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Abstract

Countries of the Near East, North Africa, Europe and Central Asia (NEN) region face a myriad of social, economic and political challenges that have stalled their structural and rural transformation processes. This has had a detrimental impacton rural youth, who, as a result, face limited economic opportunities. The NEN region has the highest youth unemployment rates in the world. Weak education systems are failing to provide youth, especially in rural areas, with the cognitive and non-cognitive skills they need to compete in a global economy.

The NEN region also suffers from low levels of female labour force participation. Excessive regulation has dampened the agricultural business climate. This is especially problematic given that the region is among the most water-scarce in the world, a condition further aggravated by global warming. The resulting high rates of joblessness, unemployment and informal work have encouraged rural youth to migrate to urban areas and abroad in search of better opportunities. This background paper reviews the opportunities and challenges facing rural youth in the NEN region and suggests a number of programme and policy priorities that NEN governments should consider.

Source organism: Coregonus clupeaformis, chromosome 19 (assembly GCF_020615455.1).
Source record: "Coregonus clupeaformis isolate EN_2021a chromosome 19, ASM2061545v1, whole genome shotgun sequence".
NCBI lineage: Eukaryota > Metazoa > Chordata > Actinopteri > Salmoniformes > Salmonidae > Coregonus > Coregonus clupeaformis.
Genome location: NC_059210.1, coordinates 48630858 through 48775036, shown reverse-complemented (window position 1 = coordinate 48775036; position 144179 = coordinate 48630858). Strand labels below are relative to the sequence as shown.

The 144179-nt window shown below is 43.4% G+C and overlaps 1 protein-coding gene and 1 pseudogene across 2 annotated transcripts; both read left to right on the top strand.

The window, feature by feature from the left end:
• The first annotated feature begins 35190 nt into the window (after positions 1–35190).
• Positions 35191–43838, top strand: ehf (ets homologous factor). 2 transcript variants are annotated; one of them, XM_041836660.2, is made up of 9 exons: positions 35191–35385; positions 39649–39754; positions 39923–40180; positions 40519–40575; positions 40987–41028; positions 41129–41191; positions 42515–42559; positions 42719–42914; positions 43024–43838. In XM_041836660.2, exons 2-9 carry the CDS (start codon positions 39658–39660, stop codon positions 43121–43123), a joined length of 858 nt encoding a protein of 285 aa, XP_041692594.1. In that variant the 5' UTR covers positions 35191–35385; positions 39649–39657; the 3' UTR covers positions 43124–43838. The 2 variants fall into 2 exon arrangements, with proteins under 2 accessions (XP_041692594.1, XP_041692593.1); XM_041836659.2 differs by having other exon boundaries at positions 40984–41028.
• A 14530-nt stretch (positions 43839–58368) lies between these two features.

These include (1) improving the rural business environment and moving away from resource-depleting rentier systems that institutionalize cronyism and dependency; (2) reforming education systems to provide rural youth with the market-relevant skills they need to succeed; (3) addressing gender imbalances and developing policies to ensure that young women are able to find acceptable work; (4) improving the evidence base on effective rural youth policies and programmes; and (5) improving access to microfinance and business services for rural youth who are trying to start, manage or grow a business.